Ruby Interface of Erlang

Discussion in 'Ruby' started by KDr2, Apr 27, 2009.

  1. KDr2

    KDr2 Guest

    [Note: parts of this message were removed to make it a legal post.]

    Hello, erveyone,I just start a new project called erlix,the ruby interface
    for erlang,at http://code.google.com/p/erlix ,you may need it.

    Erlix can help you communicating with the erlang-node, you can write
    distributed programs with ruby and erlang easily.

    Just read its api docs if you need it.

    --
    Best Regards,
    -- KDr2, at x-macro.com.
    KDr2, Apr 27, 2009
    #1
    1. Advertising

  2. On Monday 27 April 2009 10:49:48 KDr2 wrote:
    > Erlix can help you communicating with the erlang-node, you can write
    > distributed programs with ruby and erlang easily.


    How does this compare to Erlectricity?

    http://code.google.com/p/erlectricity
    David Masover, Apr 27, 2009
    #2
    1. Advertising

  3. KDr2

    KDr2 Guest

    [Note: parts of this message were removed to make it a legal post.]

    1.Erlectricity interact with Erlang through the ports system. If you are an
    Erlang programmer,you will feel confused about it:
    Where are my Erlang-Terms? How to match two Terms? How to make my
    ruby-process an erlang-node? so i start the project erlix.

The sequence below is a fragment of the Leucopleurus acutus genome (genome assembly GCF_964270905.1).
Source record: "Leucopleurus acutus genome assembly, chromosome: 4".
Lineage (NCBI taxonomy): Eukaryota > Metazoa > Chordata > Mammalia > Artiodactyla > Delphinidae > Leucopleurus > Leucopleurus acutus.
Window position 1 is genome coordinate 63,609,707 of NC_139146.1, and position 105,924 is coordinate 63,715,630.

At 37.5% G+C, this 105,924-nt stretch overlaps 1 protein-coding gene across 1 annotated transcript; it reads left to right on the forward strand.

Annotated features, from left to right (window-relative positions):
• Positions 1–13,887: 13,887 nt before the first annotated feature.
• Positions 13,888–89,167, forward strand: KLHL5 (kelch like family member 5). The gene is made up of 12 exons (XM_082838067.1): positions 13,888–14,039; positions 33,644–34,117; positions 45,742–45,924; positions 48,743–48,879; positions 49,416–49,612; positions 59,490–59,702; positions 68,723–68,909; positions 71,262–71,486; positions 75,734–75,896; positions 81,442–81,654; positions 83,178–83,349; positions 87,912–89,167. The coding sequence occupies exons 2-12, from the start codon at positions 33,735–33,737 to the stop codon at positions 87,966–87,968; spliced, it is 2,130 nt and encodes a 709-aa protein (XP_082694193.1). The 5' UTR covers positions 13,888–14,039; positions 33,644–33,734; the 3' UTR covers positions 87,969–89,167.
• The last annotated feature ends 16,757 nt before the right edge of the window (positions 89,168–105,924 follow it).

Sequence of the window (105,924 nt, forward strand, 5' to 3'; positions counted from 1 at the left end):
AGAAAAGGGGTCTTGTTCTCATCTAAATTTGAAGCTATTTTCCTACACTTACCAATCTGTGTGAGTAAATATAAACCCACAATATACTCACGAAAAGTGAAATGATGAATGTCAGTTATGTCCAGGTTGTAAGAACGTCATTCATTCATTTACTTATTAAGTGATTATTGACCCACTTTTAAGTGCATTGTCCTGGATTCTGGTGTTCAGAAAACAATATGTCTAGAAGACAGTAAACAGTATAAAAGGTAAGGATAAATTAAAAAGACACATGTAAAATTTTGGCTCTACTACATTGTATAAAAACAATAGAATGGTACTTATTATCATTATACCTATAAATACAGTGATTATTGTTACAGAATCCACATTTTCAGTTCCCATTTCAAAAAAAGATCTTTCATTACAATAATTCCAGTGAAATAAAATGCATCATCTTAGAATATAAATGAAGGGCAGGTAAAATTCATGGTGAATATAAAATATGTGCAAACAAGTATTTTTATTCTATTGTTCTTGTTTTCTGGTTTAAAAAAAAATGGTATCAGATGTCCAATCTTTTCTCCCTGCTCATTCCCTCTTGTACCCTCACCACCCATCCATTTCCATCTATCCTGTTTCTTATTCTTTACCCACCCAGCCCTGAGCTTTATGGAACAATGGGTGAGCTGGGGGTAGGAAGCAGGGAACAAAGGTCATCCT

2.erlix is based on the erl_interface, all its api is the same as
    erl_interface:

    irb(main):001:0> require "erlix"
    => true
    irb(main):002:0>
    list=ErlixList.new([ErlixAtom.new("erlatom"),ErlixInt.new(2),ErlixFloat.new(3.0)])
    => #<ErlixList:0xb7c738e8>
    irb(main):003:0> list.puts
    [erlatom,2,3.000000]
    => nil
    irb(main):004:0> list.match("[A,2,B]")
    => true
    irb(main):005:0> list.match("[A,3,B]")
    => false
    irb(main):006:0> b=list.mget("[Atom,_,_]","Atom")
    => erlatom
    irb(main):007:0> b.class
    => ErlixAtom
    irb(main):008:0> ObjectSpace.each_object(Class).inject([]){|a,i|a<< i if
    i.ancestors.any?{|k|k==ErlixTerm};a}
    => [ErlixBinary, ErlixTuple, ErlixList, ErlixAtom, ErlixRef, ErlixPid,
    ErlixFloat, ErlixUInt, ErlixInt]
    irb(main):009:0>

    And... use erlix, you can make you ruby-process an Erlang-Node(read the test
    code in the src-package) hehe

    :)




    On Tue, Apr 28, 2009 at 6:24 AM, David Masover <> wrote:

    > Erlectricity





    --
    Best Regards,
    -- KDr2, at x-macro.com.
    KDr2, Apr 28, 2009
    #3
  4. KDr2

    KDr2 Guest

    [Note: parts of this message were removed to make it a legal post.]

    I release erlix-v0.3 today:

    bugfix:

    IO block bug in
    ErlixConnection?<http://code.google.com/p/erlix/w/edit/ErlixConnection>#erecv


    feature:

    1. ErlixList?
    <http://code.google.com/p/erlix/w/edit/ErlixList>#new("string")

    2. ErlixConnection?<http://code.google.com/p/erlix/w/edit/ErlixConnection>#close

    3. ErlixConnection?<http://code.google.com/p/erlix/w/edit/ErlixConnection>#closed?

    4. ErlixConnection?<http://code.google.com/p/erlix/w/edit/ErlixConnection>
    #rpc("module","function",ErlixTermList?<http://code.google.com/p/erlix/w/edit/ErlixTermList>)

    5. ErlixConnection?<http://code.google.com/p/erlix/w/edit/ErlixConnection>#peer


    see the section Erlix RPC on
    http://code.google.com/p/erlix/wiki/ErlixTutorial